In early March, UO Chief Information Officer Jessie Minton traveled to Florida with her husband to visit family. But COVID-19 quickly changed their plans, transforming a social visit into a working trip to help Minton’s in-laws — and the university — prepare for the rapidly emerging crisis.
On the flight home, Minton was using inflight Wi-Fi to stay connected in leading the university’s technology response, including the purchase of 150 Chromebooks, from 35,000 feet. Within five days, the university would launch an entirely new program to make sure every student who needed a laptop could borrow one.
The laptop loaner program was just one example of how Information Services responded quickly to a rapid change in how the university teaches, learns and conducts research.
“Technology is critical for our community and our mission,” Minton said. “However, it’s kind of like plumbing. You don’t really notice it until there’s a problem. If you turned your tap and no water came out, you’d be horrified.”
The water has been flowing for more than 22,000 students and 5,000 faculty and staff members on the UO’s 295-acre residential campus, as well as in Portland, Charleston, Bend and elsewhere. Despite unprecedented surges in demand, and dramatic shifts in how the UO operates, the university’s technology infrastructure hasn’t missed a beat.
“We were unified in accomplishing what would normally have taken 18 months in about three weeks,” Minton said. “Because everyone understood the stakes. If we didn’t provide a stable network, Zoom for instruction, ways for students to remotely use the software they need, increased VPN capacity and access to laptops for all students, then we wouldn’t be able to deliver spring term.”
Tech teams increased the UO’s virtual private network capacity by 85 percent and associated firewall throughput by a factor of 10. They accelerated plans to provide Zoom for remote education and more, and to make Dropbox, a file storage and sharing system that is compliant with privacy and security regulations, available to all faculty members and staff. And they created a new virtual computer lab, which allows students to use software from home, including expensive, specialized programs such as AutoCAD.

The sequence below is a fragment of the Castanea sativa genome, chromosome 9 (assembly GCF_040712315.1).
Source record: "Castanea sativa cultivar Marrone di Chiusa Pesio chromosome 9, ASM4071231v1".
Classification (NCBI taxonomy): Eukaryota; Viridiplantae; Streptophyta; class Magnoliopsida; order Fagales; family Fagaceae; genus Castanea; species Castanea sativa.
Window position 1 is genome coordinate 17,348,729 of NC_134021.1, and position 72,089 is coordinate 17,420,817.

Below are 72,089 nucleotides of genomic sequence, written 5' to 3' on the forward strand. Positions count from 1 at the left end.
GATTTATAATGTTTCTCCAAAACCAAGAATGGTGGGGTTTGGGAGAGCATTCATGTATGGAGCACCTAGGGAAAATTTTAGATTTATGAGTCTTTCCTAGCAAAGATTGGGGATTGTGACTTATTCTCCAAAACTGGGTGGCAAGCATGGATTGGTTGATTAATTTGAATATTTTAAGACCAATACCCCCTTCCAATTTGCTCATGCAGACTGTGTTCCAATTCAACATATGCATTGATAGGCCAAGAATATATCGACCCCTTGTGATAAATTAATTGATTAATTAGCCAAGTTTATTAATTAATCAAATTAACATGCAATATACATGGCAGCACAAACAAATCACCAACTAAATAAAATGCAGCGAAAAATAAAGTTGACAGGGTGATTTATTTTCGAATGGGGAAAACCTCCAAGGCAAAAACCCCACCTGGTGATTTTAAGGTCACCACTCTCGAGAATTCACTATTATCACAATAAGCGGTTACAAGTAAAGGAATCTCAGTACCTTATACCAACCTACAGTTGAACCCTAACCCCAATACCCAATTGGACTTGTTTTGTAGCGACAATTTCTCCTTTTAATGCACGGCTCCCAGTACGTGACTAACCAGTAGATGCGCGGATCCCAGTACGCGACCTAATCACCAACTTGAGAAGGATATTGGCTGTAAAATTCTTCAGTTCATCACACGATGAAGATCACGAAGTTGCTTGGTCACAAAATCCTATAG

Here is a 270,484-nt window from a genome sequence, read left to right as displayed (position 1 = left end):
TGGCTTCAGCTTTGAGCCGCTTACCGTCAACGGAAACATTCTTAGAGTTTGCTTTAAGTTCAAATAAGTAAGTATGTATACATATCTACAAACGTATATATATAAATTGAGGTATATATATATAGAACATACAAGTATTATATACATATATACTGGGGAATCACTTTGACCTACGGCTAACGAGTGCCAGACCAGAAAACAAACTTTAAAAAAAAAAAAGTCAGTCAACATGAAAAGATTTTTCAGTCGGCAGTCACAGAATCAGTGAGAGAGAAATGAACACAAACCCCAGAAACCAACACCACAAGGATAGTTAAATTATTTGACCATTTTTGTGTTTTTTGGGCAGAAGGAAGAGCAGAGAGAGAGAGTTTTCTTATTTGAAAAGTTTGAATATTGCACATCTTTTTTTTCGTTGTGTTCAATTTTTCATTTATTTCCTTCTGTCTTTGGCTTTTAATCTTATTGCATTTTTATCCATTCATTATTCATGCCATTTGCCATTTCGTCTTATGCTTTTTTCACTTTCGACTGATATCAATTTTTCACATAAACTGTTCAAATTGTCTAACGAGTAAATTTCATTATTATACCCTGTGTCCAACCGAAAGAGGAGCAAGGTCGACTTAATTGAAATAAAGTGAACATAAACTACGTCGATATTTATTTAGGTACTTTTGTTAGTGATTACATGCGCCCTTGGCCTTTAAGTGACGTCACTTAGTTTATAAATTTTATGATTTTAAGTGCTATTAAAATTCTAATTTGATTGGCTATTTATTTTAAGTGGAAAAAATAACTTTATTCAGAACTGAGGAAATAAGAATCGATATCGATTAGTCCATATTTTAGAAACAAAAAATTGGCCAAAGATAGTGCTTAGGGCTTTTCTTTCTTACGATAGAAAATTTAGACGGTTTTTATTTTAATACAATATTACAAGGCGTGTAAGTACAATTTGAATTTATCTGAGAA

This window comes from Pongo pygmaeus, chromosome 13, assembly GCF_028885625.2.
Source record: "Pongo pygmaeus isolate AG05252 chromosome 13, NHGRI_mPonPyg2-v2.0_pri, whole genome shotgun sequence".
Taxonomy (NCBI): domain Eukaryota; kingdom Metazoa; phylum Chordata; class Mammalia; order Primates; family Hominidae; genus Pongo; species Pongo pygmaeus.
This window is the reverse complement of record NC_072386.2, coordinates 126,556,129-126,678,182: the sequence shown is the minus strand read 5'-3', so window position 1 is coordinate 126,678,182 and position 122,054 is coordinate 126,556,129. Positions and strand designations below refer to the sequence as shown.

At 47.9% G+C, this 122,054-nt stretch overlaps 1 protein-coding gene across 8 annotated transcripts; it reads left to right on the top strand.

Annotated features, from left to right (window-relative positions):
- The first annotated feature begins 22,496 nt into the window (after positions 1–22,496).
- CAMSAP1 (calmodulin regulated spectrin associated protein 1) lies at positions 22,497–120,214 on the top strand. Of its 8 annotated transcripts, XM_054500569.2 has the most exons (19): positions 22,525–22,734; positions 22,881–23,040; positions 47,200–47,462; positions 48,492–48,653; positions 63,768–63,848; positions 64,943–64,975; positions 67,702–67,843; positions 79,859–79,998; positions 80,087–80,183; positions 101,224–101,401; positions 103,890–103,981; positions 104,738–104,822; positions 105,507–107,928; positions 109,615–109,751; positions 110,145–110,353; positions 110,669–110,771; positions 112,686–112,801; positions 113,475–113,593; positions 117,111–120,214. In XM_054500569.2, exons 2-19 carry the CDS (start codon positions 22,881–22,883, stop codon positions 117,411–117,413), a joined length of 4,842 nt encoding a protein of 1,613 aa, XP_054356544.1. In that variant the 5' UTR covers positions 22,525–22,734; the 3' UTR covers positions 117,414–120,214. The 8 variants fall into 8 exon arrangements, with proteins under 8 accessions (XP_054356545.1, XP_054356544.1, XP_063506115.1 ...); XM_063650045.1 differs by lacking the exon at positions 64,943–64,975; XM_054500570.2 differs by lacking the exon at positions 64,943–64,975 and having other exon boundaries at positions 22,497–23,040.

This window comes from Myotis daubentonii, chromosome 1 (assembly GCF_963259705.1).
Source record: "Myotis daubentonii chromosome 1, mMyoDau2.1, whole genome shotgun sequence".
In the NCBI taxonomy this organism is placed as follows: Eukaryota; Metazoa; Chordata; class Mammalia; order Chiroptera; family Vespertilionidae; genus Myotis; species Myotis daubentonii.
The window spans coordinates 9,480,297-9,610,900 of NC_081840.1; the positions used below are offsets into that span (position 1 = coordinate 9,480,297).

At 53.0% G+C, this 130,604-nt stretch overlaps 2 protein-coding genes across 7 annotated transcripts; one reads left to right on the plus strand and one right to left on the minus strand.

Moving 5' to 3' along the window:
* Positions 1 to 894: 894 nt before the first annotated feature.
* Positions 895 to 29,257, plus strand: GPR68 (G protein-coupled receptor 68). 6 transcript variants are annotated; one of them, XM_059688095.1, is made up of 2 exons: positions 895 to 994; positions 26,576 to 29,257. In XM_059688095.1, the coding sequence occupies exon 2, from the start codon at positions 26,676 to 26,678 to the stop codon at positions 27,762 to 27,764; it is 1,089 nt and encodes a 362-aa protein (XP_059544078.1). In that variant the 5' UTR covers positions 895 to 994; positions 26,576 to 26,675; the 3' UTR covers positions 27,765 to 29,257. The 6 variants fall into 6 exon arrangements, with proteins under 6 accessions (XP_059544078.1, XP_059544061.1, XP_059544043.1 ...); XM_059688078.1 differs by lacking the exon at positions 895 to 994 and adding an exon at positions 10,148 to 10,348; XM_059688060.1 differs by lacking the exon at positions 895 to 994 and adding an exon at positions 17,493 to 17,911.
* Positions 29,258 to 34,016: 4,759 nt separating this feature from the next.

For many IT staff members, Minton said, making those technology changes to enable spring term meant working 15-hour days and weekends. For example, the university had already been planning to upgrade the VPN over spring break to accommodate the expected increase in remote work. But the timeline for that project tightened up dramatically.
On March 16, Oregon Gov. Kate Brown ordered the state’s bars and restaurants closed and banned gatherings of more than 25 people. As more faculty members and staff began working remotely, the VPN, which allows secure remote access to the university’s servers, quickly approached its 750-user cap.
At 5:30 p.m. the next day, the UO’s network engineering team started emergency measures. By 10:30 that night, they were finished. The next day, the number of users was pushing 900. Now the system can easily handle 4,000 at a time.
“We went from most of us (working) on campus to working remotely in a day,” Minton said. “It was phenomenal. I’m incredibly proud of this group, not only the staff that currently reports to me but teams across campus. Without exception, everyone dropped what they were doing, worked toward common priorities, set timelines and worked together to make it happen.”
Gary Sullivan, who became the university’s first director of user support services this summer, led the initiative to create a new laptop loaner program for students.
“We were in this COVID-19 state of mind,” Sullivan said. “We scrambled to get everything set up, and it actually went very smoothly. I think this shows the value of what we do on campus. It’s allowed us to break down some barriers, work together and collaborate more effectively.”
Sullivan’s team quickly unboxed all the computers, took inventory, made sure they worked, tagged them, matched students to laptops and distributed them in accordance with social distancing guidelines.
“We carefully scheduled the pickup times to avoid overcrowding,” Sullivan said. “And we only let two people in at a time. They stood 6 feet apart. We wiped down every box and every place we touched. Students put their IDs on the counter, rather than handing them to us.”
The team originally planned to distribute laptops from the UO’s Portland facilities too. However, the demand was unexpectedly low, and it was more effective to mail them. Another 50 Chromebooks have arrived. So far, 200 laptops have been more than enough to provide one for every student who has expressed a need, Sullivan said.
As spring term continues, Information Services is working to answer questions and address new challenges. For example, they’re helping faculty members, staff and students use Zoom securely.
“You don't really know how resilient you are until you're faced with a crisis,” Minton said. “And what I've seen is all our teams rallying behind students and our mission and executing on a new way of operating on an impressive time frame.”
—By Ed Dorsch, University Communications